Is there such thing as an overqualified musician? Does releasing eleven albums without any label backing constitute a titan of recording? What the hell does Car Seat Headrest even mean?

Rhetoric aside, Will Toledo is a millennial marvel - the twenty three year old man behind the automotive-comfort nom de plume Car Seat Headrest has recorded and released eleven albums since 2010. October 30th will mark Toledo’s first album released with a label, Teens of Style. Out on Matador Records, TOS is a refurbishing of some of Toledo’s more prominent tracks from his extensive pre-existing discography.

Perhaps the preeminent bedroom-based producer of the Twenty Teens, Toledo’s work as Car Seat Headrest runs the gamut of musical inspirations. With songs reminiscent of Weezer, Brian Wilson, Daniel Johnston, and Beck, TOS acts as a proper retrospective of Toledo’s growth as a writer and performer. Songs that had once been released under the pretense of personal amusement and catharsis from life in Leesburg, Virginia have been repurposed as a formal introduction of Car Seat Headrest to the indie masses.  

TOS opens with “Sunburned Shirts,” an ambient psych rock track that first appeared on Toledo’s 2013 release My Back Is Killing Me Baby, is retooled as an aloof and apologetic narrative that blows itself up halfway through, becoming a raucous convulsion of surf guitar and filtered vocals.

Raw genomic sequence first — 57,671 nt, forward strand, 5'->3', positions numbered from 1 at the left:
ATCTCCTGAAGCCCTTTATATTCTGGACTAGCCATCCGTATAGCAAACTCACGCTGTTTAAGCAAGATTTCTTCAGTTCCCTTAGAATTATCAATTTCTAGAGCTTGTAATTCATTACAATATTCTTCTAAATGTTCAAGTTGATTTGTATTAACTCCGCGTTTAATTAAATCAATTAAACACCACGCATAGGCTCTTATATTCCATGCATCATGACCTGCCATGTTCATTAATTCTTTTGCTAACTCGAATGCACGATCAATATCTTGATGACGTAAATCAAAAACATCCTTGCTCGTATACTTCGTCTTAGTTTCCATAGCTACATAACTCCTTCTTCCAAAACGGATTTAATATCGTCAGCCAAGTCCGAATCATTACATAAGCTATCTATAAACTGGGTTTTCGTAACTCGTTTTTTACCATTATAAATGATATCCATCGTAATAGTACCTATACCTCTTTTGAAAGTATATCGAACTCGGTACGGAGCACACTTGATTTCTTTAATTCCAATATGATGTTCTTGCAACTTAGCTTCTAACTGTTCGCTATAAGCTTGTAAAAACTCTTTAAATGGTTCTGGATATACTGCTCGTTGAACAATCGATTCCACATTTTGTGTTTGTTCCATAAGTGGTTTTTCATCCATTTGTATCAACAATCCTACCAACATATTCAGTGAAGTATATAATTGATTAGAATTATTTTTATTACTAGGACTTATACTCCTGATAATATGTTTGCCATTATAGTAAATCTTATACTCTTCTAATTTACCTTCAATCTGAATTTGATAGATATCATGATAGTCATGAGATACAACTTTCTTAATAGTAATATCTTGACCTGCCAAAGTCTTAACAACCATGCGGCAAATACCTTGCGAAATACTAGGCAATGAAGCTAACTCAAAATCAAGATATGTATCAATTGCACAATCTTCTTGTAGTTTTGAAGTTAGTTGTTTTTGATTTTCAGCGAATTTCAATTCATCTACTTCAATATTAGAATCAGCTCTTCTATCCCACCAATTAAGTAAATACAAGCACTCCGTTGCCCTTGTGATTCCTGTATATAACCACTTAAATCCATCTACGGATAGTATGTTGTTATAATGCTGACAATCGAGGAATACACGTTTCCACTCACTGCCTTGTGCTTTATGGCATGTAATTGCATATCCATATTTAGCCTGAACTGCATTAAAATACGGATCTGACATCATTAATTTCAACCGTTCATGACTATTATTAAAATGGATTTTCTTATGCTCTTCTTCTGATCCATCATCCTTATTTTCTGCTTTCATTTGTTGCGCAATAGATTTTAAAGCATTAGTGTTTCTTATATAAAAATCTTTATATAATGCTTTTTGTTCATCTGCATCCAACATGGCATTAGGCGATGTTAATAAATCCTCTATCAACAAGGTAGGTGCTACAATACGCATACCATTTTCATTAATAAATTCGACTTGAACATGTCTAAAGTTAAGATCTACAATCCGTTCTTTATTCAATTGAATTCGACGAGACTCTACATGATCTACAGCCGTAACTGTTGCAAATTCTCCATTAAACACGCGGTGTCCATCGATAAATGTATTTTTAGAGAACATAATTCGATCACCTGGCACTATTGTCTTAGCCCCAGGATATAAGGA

“The Drum” (My Back Is Killing Me Baby, 2013) ushers in the Matador era of Car Seat Headrest angst, having abandoned his moniker-earning recording practices (recording in the back of his family car) and traded them for full-fledged production that asserts Toledo’s truest feelings of boredom and self-awareness.

Many songs on TOS exhibit Toledo’s distinct perspective of detachment from certain banalities of life, such as “Something Soon” (My Back Is Killing Me Baby, 2013), with its Brian Wilson-esque harmonies that veil indefinite boredom with lines like, “I want to sing this song like I’m dying.” Or “No Passion” in which Toledo remarks on trite millennial discontent, remarking, “Still alive / No perspective / Album is over / Go to bed sober.”

Other songs on TOS offer bleak insight into Toledo’s heightened self-awareness. “Time to Die” (Monomania, 2012) is an offertory of alienation and frustration with the divergence taken early on in others’ lives – “All of my friends are getting married / All my friends are right with God.” The sole new song for TOS, “Bad Role Models, Old Idols Exhumed ("Psst, teenagers / Put your clothes back on"), extends these emotions that Toledo has undoubtedly run into with his increasing acclaim, indicating passive aggressive tendencies like “I’m going to delete you,” as a means of escape.

Toledo’s solitary and honest dissemination of his inner-workings, up to this point, have been undoubtedly impressive, with Teens of Style acting as the punctuating mark on Car Seat Headrest’s furtive journey. In his typically prolific style, Toledo has already announced Car Seat Headrest’s next Matador release Teens of Denial which will feature all new material, but for now, Teens of Style will surely be an introduction and continuation of a budding indie luminary.